The very idea of "healthism" is to convince believers that people are solely responsible for their health. The message is that those who fail to commit to 'healthy' eating behaviours can blame themselves when they become ill. Of course, there's truth to that. Certain categories of food are best avoided, if at all possible, and for the most part that would be processed foods, fast-foods, a focus on high-fat, high-sugar, high-salt foods that have been manufactured to the point where they no longer have their original nutrients, are energy-dense and unhealthy eaten constantly.

A health focus on eating whole foods and eschewing highly processed foods represents a reasonable view of healthy eating. This is moderation in play, not extremism. The no-holds-barred outright rejection of major food groups is unnatural and potentially harmful to the human body, risking malnutrition while cutting out vital and essential minerals and vitamins needed for the body to remain in a healthy, energetic condition. Orthorexia is becoming such an increasingly popular choice for the food-fixated that it may yet find a place in the Diagnostic and Statistical Manual of Mental Disorders.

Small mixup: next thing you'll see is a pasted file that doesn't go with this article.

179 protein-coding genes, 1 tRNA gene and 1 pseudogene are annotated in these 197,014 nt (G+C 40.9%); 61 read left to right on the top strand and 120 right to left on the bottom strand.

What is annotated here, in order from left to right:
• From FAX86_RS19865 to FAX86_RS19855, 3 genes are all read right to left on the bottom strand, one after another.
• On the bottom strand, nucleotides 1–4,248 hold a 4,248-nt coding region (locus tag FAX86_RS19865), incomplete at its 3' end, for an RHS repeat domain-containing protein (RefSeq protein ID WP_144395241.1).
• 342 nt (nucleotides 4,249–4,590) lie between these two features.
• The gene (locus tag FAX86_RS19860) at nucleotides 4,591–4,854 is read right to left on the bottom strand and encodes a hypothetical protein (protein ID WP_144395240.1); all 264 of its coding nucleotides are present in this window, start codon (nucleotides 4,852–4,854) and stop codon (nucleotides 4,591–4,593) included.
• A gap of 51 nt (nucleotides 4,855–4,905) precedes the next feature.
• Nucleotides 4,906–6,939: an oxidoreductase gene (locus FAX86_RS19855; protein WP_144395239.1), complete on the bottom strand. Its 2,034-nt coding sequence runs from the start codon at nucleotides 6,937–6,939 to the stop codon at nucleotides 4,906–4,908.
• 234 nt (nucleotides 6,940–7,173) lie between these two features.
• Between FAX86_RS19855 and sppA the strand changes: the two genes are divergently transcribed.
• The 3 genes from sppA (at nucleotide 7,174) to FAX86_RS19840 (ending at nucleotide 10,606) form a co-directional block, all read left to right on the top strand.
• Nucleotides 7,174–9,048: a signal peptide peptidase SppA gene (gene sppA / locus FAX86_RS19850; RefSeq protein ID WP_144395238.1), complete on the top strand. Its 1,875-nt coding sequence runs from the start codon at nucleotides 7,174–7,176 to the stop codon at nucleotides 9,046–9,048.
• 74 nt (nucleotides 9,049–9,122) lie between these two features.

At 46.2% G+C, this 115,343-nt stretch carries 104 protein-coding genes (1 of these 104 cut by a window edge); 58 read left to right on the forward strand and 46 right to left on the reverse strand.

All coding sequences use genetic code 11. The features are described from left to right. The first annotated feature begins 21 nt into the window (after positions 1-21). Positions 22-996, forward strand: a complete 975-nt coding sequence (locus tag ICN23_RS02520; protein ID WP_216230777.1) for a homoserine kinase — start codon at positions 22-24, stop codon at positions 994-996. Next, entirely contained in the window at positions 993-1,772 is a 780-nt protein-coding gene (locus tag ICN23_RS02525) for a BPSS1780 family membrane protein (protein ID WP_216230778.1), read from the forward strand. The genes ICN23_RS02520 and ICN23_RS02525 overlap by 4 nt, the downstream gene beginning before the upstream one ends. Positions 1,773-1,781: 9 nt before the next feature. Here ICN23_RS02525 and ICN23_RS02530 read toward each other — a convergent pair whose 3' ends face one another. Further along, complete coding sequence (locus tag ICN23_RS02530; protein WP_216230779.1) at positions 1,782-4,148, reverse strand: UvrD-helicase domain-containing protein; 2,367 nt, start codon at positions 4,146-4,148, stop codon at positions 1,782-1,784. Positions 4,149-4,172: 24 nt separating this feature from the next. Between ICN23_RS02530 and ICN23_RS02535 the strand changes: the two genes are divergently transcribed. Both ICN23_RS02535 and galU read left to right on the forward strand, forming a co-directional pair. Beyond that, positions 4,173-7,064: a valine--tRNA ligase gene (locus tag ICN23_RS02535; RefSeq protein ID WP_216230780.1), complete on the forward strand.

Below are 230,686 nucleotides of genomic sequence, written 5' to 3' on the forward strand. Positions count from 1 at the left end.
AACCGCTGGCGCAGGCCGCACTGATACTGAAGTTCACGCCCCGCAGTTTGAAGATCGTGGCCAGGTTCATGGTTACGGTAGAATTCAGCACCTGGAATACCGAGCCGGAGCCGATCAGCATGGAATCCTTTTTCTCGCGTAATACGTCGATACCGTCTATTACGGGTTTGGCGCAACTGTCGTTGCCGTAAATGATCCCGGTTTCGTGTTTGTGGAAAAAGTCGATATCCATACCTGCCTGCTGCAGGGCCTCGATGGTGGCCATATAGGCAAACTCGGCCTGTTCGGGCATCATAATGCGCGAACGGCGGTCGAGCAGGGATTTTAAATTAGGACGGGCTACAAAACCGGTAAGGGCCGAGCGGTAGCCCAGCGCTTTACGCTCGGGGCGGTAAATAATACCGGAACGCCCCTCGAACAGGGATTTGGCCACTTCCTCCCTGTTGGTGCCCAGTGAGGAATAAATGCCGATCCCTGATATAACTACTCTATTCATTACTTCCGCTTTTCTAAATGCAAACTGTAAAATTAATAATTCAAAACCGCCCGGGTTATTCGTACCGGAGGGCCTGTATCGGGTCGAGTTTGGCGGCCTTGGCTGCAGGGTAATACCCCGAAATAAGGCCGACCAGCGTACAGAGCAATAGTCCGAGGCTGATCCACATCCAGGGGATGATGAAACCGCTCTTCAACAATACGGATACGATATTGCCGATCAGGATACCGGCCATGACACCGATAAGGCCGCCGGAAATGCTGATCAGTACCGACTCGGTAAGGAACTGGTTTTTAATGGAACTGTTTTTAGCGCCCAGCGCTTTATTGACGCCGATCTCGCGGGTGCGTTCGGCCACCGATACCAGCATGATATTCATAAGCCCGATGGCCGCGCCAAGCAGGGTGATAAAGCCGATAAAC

Orthorexia nervosa is now recognized as a self-induced condition universally, but it lacks a consensus on  how it can be positively diagnosed, much less treated. Its prevalence among the general population will remain a question mark in the absence of formal diagnosis criteria. Dr. Jennifer Mills, associate professor at York University, co-authored a paper on orthorexia in the journal Appetite recently. She and graduate student Sarah McComb reviewed published articles up to 2018.